A Pausch touch? We may never know.
Eventually this project would come to fruition and find a home at DisneyQuest in Downtown Disney. Another DisneyQuest attraction that Randy Pausch had a hand in developing was the Pirates of the Caribbean Adventure in which guests sail their ship through a virtual sea of pirate ships and do battle with cannons to survive the trip.
As much as we marvel at the accomplishments of both Walt Disney and Randy Pausch I have noticed more of a link between these two men than just their passion for using imagination and technology to bring entertainment to their audiences. In watching the film at the end of "One Man's Dream," and also in reading "The Last Lecture" and watching the video, I am struck by how these two visionaries are reaching out to us and telling us how to approach life.
I guess with Walt it starts with the story of him taking his two daughters to an amusement park and dreaming of a place where families could enjoy the park attractions together. Eventually that dream materialized into Disneyland and the rest is history. We should not lose sight of the motivating factor, which was to enhance the family experience… to get more out of those park visits… to enjoy life even more.
It would be a disservice for me to try to paraphrase the words of Randy Pausch from "The Last Lecture." If you do happen to pick up his book, though, I encourage you to pay attention to Chapter Five, entitled, "It's about How to Live Your Life." In this chapter Pausch focuses on dreams, how to achieve them, the importance of working hard, and my favorite section on "Looking for the Best in Everybody." There are so many lessons to be learned from "The Last Lecture" that I feel it should be mandatory reading for all of us… just as it should be mandatory for all who visit Walt Disney World to visit One Man's Dream and soak in the words of Walt Disney while watching that film.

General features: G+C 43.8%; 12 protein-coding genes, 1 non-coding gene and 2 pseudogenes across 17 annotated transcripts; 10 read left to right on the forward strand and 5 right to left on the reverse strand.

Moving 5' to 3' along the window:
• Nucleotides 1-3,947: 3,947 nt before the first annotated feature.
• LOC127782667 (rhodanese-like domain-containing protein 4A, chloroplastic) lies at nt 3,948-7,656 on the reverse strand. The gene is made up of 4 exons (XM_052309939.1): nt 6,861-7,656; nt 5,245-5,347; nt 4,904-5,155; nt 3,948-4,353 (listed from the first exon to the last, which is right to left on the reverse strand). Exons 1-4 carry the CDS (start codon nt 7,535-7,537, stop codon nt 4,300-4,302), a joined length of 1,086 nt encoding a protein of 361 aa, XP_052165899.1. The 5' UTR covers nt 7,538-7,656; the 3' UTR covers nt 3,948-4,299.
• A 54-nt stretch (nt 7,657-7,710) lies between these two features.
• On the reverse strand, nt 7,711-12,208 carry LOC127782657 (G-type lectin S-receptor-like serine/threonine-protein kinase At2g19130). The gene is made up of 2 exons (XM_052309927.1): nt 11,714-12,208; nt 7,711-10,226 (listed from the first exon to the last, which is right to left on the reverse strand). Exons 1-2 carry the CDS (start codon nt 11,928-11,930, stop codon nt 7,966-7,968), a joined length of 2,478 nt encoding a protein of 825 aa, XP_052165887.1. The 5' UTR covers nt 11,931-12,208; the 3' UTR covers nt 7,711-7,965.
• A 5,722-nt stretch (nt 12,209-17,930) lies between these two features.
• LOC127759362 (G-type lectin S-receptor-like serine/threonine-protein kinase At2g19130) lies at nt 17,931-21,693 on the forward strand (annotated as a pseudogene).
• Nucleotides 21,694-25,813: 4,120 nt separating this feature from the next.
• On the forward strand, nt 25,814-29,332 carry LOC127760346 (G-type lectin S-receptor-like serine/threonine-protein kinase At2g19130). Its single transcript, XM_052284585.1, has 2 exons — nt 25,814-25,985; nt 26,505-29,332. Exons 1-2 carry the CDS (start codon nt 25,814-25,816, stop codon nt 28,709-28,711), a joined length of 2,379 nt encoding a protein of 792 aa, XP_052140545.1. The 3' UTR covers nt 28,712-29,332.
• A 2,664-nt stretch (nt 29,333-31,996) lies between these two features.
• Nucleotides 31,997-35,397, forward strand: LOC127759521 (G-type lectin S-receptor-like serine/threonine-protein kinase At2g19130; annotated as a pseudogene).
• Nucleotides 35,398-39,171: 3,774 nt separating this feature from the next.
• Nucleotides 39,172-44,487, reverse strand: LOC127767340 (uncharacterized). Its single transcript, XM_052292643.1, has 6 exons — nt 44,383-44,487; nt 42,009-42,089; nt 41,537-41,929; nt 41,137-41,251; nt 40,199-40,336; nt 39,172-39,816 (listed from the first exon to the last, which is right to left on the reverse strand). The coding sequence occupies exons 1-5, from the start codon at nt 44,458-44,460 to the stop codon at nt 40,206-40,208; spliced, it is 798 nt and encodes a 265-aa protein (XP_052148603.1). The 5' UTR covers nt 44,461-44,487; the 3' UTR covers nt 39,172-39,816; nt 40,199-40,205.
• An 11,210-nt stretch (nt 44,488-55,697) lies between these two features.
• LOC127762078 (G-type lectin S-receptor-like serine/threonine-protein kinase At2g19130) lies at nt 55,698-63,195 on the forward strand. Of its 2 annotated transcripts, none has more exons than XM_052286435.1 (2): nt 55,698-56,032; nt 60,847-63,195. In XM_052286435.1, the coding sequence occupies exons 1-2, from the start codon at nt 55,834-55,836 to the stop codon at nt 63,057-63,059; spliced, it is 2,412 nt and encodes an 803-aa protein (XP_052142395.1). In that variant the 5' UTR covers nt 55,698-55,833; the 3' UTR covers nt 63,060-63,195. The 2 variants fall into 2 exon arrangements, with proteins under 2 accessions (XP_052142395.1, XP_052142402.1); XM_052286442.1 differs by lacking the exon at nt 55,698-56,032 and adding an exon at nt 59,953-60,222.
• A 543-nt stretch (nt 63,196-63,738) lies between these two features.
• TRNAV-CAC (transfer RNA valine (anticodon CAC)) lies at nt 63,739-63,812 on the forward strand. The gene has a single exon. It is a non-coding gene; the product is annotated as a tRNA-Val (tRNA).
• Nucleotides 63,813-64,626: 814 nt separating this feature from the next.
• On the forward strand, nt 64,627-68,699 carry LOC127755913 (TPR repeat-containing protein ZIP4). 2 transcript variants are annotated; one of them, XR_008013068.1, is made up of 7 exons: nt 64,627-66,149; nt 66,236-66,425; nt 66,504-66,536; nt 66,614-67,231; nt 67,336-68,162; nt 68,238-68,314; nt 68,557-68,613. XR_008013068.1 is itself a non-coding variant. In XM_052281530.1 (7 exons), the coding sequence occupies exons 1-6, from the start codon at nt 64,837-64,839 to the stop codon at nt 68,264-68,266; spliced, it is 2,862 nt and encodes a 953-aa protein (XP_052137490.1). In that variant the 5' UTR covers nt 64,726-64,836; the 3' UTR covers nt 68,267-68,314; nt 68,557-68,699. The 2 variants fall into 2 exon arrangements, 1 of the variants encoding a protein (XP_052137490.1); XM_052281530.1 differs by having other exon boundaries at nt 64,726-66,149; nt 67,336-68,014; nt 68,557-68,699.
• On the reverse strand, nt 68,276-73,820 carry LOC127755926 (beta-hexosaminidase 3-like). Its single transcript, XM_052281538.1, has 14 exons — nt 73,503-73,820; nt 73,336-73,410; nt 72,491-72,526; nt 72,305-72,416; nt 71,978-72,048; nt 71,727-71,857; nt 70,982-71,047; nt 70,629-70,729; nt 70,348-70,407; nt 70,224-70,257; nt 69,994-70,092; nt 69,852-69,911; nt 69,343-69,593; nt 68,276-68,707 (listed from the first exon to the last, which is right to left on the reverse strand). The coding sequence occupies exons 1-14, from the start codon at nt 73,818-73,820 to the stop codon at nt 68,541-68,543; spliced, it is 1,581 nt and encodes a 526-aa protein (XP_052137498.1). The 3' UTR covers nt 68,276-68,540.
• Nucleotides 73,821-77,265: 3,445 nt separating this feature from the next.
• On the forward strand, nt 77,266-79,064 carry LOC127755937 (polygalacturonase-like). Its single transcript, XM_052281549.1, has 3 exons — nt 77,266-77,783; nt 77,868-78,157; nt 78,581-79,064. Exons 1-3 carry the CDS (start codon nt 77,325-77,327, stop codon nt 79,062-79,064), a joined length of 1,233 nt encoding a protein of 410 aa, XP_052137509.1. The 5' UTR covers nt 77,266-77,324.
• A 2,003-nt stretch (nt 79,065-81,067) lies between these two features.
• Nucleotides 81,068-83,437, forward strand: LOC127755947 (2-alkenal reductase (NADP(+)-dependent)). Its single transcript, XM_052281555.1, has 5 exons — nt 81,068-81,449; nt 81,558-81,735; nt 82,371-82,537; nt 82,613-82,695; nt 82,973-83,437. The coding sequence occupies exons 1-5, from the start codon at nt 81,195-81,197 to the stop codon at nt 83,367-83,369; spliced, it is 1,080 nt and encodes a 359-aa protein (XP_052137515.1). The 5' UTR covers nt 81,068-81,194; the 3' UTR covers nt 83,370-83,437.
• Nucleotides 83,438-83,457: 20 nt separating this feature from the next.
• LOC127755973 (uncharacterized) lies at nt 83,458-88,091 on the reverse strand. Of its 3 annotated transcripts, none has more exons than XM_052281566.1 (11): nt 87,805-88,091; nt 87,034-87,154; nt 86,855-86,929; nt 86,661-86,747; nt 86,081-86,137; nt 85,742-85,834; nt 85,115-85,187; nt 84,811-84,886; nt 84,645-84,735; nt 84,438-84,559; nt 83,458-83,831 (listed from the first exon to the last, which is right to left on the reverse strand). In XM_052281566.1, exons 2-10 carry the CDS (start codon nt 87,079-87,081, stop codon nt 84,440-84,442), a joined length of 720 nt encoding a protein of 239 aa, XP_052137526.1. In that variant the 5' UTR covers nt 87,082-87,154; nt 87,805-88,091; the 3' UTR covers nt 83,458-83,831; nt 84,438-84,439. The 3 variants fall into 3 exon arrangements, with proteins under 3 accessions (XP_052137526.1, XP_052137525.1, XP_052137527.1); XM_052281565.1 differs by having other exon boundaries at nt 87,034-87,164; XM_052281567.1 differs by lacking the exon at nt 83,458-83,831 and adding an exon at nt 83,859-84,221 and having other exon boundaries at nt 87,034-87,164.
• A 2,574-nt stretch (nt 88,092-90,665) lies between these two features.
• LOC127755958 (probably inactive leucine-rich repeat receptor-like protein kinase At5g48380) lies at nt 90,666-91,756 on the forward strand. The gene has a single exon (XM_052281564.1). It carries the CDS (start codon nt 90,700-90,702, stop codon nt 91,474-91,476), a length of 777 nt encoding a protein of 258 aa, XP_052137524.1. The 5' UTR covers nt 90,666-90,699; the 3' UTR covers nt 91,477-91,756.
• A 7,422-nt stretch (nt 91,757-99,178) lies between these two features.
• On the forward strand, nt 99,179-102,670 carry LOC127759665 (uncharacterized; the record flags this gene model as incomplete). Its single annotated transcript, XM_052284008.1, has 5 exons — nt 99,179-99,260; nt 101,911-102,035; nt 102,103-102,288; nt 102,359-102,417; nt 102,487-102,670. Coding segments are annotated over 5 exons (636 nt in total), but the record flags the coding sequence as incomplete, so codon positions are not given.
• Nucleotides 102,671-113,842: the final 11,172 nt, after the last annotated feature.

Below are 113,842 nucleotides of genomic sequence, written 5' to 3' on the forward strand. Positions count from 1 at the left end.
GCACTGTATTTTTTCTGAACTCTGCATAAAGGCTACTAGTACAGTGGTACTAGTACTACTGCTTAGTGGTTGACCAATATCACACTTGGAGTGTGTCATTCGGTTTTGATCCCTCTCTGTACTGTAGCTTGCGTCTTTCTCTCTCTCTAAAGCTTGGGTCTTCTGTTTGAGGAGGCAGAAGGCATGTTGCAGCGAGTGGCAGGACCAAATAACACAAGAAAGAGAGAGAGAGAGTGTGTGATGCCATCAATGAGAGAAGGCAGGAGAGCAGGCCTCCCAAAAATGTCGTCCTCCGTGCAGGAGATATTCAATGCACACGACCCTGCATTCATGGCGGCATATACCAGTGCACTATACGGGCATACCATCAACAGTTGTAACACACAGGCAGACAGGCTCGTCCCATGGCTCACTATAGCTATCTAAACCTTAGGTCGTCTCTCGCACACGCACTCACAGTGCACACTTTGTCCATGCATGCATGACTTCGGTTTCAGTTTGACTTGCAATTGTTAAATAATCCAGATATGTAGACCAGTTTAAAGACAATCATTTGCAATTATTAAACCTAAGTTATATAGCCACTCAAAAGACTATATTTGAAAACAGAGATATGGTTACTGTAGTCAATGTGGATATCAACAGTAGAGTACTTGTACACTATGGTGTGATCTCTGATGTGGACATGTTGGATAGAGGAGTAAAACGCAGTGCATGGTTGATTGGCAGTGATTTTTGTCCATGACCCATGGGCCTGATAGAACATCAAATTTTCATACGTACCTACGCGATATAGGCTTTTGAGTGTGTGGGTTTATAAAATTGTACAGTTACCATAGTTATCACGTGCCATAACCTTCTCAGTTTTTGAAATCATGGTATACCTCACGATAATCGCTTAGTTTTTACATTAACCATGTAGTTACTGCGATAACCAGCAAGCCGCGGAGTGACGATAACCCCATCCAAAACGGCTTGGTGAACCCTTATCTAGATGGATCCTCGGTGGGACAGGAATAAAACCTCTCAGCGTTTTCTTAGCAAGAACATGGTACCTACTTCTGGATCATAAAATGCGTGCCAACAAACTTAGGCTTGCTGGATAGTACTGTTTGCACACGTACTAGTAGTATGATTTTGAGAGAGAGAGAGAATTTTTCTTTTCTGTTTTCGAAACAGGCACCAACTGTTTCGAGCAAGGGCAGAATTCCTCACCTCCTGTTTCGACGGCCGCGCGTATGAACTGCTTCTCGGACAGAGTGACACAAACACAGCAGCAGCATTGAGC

One of the sound bites that sticks with me from that film is when Walt says something about how he believes a good failure in our young life is important because it builds character. I think he also felt that such a failure at an early age makes us all appreciate things more as we get older.
Randy Pausch says we all have to ask ourselves, "Am I a fun-loving Tigger or a sad-sack Eeyore?" He also says something else at the end of his lecture that I think I can safely say Walt Disney would echo. Pausch says, "It's not how to achieve your dreams. It's about how to lead your life. If you lead your life the right way, the karma will take care of itself. The dreams will come to you."
Walt Disney and Randy Pausch: dreamers, visionaries, but most of all, life teachers.
ABOUT THE AUTHOR:
Mike Scopa has been a huge Disney fan for as long as he can remember. He first visited Walt Disney World in 1975 and has returned many times (how many? he's lost count!) since. Mike is a contributor to the Unofficial Guide to Walt Disney World and Cara Goldsbury's Luxury Guide to Walt Disney World, and has served as keynote speaker for the 2006 and 2007 MagicMeets. He is also co-host of the WDWTODAY Podcast and writes a regular blog, The View from Scopa Towers, for AllEars.Net: http://land.allears.net/blogs/mikescopa
Other AllEars® articles by Mike Scopa: http://allears.net/btp/mikescopa.htm